Looking at 2017, it’s clear that technology will underpin future success for a variety of industries. So for girls aspiring to be women leaders, STEM education is critical. Here’s why:
Technology is the future
Just look at Starbucks. Howard Schultz shocked a lot of people when he announced last month that he was stepping down as CEO. Schultz has been the iconic leader of Starbucks, single-handedly disrupting coffee drinking all over the world by making it a lifestyle experience. As a nod to the future of business—and to Starbucks’ strategy—Schultz’s chosen successor Kevin Johnson is a technology expert. Johnson has more than three decades of experience working for tech giants like Microsoft, IBM, and Juniper Networks. Schultz himself said Johnson is better equipped to scale and manage the technology innovation that is key to the company’s next stage of development.
Rapid adopters of new technologies will have a competitive advantage
Leaders today need to leverage technology and digital channels. Companies from all walks of life are going through a business model shift as digitization changes one industry after another. Data insights, predictive analytics, machine learning, artificial intelligence, and robotics will be part of each of our personal and business lives in the future. Rapid adopters of these technological trends will gain a competitive edge; those who are slow to leverage technologies will risk being left behind or going out of business.
STEM encourages critical thinking and problem solving, which is critical to business success
Just working hard is not going to make you a great leader. To win in today’s world, leaders also need to think differently. McKinsey had a great analogy when comparing top executives to commercial air pilots who are suddenly thrown into the cockpit of fighter jets. They can’t survive with their usual skills, but instead need to pivot to the demands of combat. As we look to the future, leaders need to be at ease with digitization, and must continuously examine which new technology platforms can become important business drivers. Success in STEM subjects often requires curiosity and a constant thirst to experiment, which will be key as businesses seek to pioneer solutions that meet evolving customer needs, and get ahead of market transitions.
There is magic in STEM that girls need to experience
The focus on STEM education for girls in schools is much discussed—but the imperative to make progress in sparking and maintaining a passion for the creative potential, the magic, and beauty of science and math must take on greater urgency than ever before. It is estimated that the number of women in the U.S. computing workforce will decline from 24% to 22% by 2025, according to new research from Accenture and Girls Who Code, unless there is a concerted effort to reach girls early in their educational experiences. Programs and curricula that encourage girls to pursue a computer science education will be key to increasing the number of women in the top ranks of business and to expanding the overall number of women in computing.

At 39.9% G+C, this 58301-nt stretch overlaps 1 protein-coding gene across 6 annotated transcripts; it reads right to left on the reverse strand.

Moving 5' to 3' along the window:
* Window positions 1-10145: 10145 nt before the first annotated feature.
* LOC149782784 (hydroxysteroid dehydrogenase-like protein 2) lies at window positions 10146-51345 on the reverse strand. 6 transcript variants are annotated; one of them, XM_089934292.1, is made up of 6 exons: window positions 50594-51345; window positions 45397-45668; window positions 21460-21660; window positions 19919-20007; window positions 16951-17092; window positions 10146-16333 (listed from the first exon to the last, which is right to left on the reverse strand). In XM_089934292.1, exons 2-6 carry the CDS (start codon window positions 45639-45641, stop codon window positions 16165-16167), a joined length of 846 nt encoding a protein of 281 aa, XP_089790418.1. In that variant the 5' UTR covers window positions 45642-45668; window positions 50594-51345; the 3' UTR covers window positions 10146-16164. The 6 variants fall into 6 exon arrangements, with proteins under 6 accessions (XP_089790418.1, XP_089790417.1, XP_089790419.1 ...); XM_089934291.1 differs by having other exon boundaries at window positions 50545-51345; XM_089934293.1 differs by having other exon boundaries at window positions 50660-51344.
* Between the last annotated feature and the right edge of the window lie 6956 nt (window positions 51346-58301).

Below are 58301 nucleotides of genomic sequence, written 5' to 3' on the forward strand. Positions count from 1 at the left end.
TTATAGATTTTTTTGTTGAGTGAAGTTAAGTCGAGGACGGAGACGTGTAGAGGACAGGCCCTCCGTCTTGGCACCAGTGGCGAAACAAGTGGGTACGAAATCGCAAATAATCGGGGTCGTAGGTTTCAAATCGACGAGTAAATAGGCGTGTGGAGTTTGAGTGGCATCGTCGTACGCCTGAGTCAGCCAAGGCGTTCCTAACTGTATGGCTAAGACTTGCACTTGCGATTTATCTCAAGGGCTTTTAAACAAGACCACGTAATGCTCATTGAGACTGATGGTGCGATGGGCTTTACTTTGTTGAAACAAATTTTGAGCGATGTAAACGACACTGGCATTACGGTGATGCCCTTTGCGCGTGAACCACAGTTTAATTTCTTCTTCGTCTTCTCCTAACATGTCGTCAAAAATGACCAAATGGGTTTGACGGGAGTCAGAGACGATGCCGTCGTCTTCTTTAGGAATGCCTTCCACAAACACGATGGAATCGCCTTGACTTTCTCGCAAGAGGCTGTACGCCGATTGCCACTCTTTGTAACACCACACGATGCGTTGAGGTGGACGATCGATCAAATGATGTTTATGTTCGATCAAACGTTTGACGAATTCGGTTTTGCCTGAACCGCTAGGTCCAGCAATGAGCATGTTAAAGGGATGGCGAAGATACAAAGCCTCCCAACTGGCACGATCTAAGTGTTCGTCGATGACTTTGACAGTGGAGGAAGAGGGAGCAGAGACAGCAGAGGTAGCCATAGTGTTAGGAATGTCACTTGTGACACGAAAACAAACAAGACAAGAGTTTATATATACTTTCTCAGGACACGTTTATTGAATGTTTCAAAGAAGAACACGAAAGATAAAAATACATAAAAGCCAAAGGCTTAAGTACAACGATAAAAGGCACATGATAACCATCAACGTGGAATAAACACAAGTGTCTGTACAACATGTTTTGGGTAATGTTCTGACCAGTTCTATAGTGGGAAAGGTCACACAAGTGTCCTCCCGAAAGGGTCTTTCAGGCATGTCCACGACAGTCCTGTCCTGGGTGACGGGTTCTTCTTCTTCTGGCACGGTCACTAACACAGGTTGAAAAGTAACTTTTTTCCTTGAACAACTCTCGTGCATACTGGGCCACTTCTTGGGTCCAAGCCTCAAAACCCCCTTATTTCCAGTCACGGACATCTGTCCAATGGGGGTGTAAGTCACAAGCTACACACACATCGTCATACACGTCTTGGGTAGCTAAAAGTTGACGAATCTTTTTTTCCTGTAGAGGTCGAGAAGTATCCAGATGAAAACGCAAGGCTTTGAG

By Kathy Bloomgarden
In the wake of George Floyd’s murder, corporate interest in DEI is higher than ever. But has this increased attention racial justice and inequity led to real, meaningful change? The authors conducted interviews with more than 40 CDOs before and after summer 2020 and identified four major shifts in how these leaders perceived their companies’ engagement with DEI.
Mid-career women are often surprised by the levels of bias and discrimination they encounter in the workplace, especially if they’ve successfully avoided it earlier in their careers. After speaking to 100 senior women executives, the authors identified three distinct kinds of bias and discrimination faced by mid-career women. They describe each bias and conclude with recommendations for overcoming them.
Bain research shows that men and women have consistent motivations when it comes to work, across factors like financial orientation and camaraderie. They also have similar attitudes on inclusion, with fewer than 30% feeling included in the workplace. Despite a lack of intrinsic differences, women and men continue to have different outcomes and experiences at work, due to meaningful imbalances in occupation choice, prioritization of flexibility, and the perpetuation of biases.